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Sunday, March 20, 2016

Recovering from Writer's Block

I’m currently recovering from writer’s block. You may not have noticed because, after all, I’ve managed to keep up with my blog posts, I somehow scrounge up 3,000 words for my not-so-secret writing project every Sunday, and I sporadically come up with several poems a month. How does this constitute writer’s block again?

Let me just say it’s a slightly different block from ones I’d experienced before.


My sophomore year as an undergraduate, I have no recollection of writing anything. I don’t know how this was possible, but I don’t remember daydreaming either. The next year I remember getting bombarded with ideas, and no, they haven’t stopped. The summer after I finished a novel, I had no idea what to write next. I floundered and wasted two months watching movies and hanging out with family.

How was my most recent writer’s block different? It came from querying literary agents. I’ve never done that before.

And with the process came lots of self-doubt. Questions I hadn’t asked in a while resurfaced: What if my story isn’t good enough? What if I never get a book published? Did I just waste two and a half years on a story and get my hopes up for nothing?

And some terrifyingly new questions arose: Why should I waste more time working on a sequel if the first book never gets published? What if I wrote the book I wanted to read at the time but my reading style has changed? What if I’m not the writer I want to be?

That was it, I realized. I’m not the writer I want to be. The very idea that anything and everything I was writing right now is not what I want to read turned into a sort of dread. Near the beginning of March, I texted a friend and told her I didn’t want to write.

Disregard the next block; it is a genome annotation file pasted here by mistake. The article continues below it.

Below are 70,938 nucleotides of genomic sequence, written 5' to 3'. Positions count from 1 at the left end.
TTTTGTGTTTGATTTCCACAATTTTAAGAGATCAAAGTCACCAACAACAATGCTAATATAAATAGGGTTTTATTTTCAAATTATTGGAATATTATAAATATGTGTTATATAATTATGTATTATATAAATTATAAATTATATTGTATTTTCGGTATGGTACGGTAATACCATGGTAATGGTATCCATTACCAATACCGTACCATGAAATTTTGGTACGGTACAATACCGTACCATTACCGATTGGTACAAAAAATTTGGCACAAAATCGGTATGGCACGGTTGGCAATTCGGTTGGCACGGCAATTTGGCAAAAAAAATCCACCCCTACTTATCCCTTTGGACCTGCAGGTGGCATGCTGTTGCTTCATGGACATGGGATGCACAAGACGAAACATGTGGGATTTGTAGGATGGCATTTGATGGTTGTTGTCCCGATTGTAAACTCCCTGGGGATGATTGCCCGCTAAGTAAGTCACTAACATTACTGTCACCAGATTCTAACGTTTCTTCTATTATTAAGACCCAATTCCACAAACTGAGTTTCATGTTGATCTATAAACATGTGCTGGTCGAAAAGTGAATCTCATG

I didn’t want to write.

I didn’t want to write because I didn’t have any confidence in my own words. But even as I experienced the crushing feelings of doubt and fear that I would never accomplish anything as a writer (I have a blog. Hello, self-doubt. Are you listening yet?), I came to terms with the idea that I don’t have to accomplish everything right away. And that’s okay.

Because I still want to be a writer.

I may not be the writer I want to be yet, but I still have ambitions. I want to become a better writer. I want to get published. Hey, I’d even like to write a detail-rich 800-page book someday. Crazy, right? But I still have dreams, and while it may be a while before I see them come to fruition, that’s okay too. Even if I don’t see a book published of mine until five years from now, I think I’ll have done alright.

Even after I texted my friend halfway through the week, venting about how I didn’t want to write and was drowning in self-pity, come Sunday I wrote. I wrote a lot. Having gone through writer’s block countless times before had taught me one thing: self-doubt is no reason to give up. The best cure for writer’s block is to write. Even. If. The. Words. Are. Crap.

So I write. And yes, I’m still searching. I’m searching for the right words to put next. Searching for the next story idea that sparks my imagination and captures my excitement. Searching for the next book to read in between my writing days. Maybe that book I’m looking for right now isn’t even out there yet. Maybe, just maybe, I’ll have to write it.

Writers, when’s the last time you experienced writer’s block? What are some of the techniques you used to beat it? What are some of your biggest dreams as a writer?

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